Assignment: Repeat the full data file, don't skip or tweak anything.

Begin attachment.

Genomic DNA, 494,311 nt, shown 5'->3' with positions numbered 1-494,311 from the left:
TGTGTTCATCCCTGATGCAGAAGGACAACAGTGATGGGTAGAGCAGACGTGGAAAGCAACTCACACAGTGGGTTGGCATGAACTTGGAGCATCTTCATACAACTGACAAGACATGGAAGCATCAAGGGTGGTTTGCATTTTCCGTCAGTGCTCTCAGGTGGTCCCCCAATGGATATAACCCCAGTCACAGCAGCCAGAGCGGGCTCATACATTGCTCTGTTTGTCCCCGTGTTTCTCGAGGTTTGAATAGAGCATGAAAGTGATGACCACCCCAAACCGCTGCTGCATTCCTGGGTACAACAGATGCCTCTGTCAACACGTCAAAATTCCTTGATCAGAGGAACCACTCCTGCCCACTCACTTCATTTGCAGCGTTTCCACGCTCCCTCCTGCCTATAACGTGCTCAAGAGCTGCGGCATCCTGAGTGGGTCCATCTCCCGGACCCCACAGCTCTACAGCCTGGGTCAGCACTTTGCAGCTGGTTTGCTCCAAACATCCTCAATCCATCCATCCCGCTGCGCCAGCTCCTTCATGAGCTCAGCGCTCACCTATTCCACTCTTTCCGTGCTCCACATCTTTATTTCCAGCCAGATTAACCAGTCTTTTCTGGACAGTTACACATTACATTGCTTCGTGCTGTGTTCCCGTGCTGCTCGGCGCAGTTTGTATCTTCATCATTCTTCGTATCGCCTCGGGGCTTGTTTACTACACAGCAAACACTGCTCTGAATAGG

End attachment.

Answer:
Genomic DNA, 494,311 nt, shown 5'->3' with positions numbered 1-494,311 from the left:
TGTGTTCATCCCTGATGCAGAAGGACAACAGTGATGGGTAGAGCAGACGTGGAAAGCAACTCACACAGTGGGTTGGCATGAACTTGGAGCATCTTCATACAACTGACAAGACATGGAAGCATCAAGGGTGGTTTGCATTTTCCGTCAGTGCTCTCAGGTGGTCCCCCAATGGATATAACCCCAGTCACAGCAGCCAGAGCGGGCTCATACATTGCTCTGTTTGTCCCCGTGTTTCTCGAGGTTTGAATAGAGCATGAAAGTGATGACCACCCCAAACCGCTGCTGCATTCCTGGGTACAACAGATGCCTCTGTCAACACGTCAAAATTCCTTGATCAGAGGAACCACTCCTGCCCACTCACTTCATTTGCAGCGTTTCCACGCTCCCTCCTGCCTATAACGTGCTCAAGAGCTGCGGCATCCTGAGTGGGTCCATCTCCCGGACCCCACAGCTCTACAGCCTGGGTCAGCACTTTGCAGCTGGTTTGCTCCAAACATCCTCAATCCATCCATCCCGCTGCGCCAGCTCCTTCATGAGCTCAGCGCTCACCTATTCCACTCTTTCCGTGCTCCACATCTTTATTTCCAGCCAGATTAACCAGTCTTTTCTGGACAGTTACACATTACATTGCTTCGTGCTGTGTTCCCGTGCTGCTCGGCGCAGTTTGTATCTTCATCATTCTTCGTATCGCCTCGGGGCTTGTTTACTACACAGCAAACACTGCTCTGAATAGG